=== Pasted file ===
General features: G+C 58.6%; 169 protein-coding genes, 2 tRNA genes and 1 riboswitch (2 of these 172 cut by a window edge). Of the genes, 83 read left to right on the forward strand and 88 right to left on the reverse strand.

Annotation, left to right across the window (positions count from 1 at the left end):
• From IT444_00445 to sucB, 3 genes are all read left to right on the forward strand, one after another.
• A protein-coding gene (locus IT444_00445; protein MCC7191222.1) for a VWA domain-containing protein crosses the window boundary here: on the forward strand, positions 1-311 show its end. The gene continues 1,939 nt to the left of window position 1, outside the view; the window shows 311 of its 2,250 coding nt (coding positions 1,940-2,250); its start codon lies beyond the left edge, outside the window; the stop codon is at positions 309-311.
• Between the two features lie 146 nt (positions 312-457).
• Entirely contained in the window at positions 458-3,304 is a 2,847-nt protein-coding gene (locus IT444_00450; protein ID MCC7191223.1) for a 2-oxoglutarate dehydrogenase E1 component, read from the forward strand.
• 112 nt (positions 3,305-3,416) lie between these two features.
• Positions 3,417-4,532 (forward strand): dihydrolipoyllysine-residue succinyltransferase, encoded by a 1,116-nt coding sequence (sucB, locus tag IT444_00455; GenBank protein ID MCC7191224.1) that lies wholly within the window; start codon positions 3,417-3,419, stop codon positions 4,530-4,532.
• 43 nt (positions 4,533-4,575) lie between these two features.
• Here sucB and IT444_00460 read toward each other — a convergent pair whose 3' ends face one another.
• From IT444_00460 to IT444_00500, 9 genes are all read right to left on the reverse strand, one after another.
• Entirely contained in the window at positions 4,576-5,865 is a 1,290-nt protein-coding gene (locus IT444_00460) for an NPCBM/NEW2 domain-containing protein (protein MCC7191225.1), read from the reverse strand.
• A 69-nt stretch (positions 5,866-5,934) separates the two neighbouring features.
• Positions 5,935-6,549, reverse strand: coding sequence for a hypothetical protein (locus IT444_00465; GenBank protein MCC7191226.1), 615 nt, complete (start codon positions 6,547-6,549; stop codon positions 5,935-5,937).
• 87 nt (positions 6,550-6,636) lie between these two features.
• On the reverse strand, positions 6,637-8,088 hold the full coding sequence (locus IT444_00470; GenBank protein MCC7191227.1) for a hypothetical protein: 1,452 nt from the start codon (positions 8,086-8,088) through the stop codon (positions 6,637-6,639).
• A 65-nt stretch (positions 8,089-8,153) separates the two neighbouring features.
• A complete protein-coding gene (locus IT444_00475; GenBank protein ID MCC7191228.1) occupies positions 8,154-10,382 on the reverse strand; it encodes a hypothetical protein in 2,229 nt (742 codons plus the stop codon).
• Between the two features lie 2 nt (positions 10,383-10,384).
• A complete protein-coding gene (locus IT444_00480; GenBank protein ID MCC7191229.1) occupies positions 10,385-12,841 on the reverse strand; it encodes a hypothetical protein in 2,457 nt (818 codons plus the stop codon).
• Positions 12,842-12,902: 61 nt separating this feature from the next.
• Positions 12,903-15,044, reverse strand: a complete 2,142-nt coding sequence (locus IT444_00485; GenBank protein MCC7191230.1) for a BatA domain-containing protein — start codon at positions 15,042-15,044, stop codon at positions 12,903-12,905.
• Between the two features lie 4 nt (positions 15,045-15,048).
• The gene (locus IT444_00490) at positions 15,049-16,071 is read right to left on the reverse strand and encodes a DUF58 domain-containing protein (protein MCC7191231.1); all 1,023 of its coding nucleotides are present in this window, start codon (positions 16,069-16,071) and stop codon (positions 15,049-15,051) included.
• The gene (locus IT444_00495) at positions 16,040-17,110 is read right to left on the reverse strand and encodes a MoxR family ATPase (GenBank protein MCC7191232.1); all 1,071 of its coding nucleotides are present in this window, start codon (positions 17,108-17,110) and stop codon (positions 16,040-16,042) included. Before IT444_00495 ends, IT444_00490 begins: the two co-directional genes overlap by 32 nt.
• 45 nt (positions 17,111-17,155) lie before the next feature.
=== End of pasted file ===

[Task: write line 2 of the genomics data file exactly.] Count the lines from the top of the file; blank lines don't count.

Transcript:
Annotation, left to right across the window (positions count from 1 at the left end):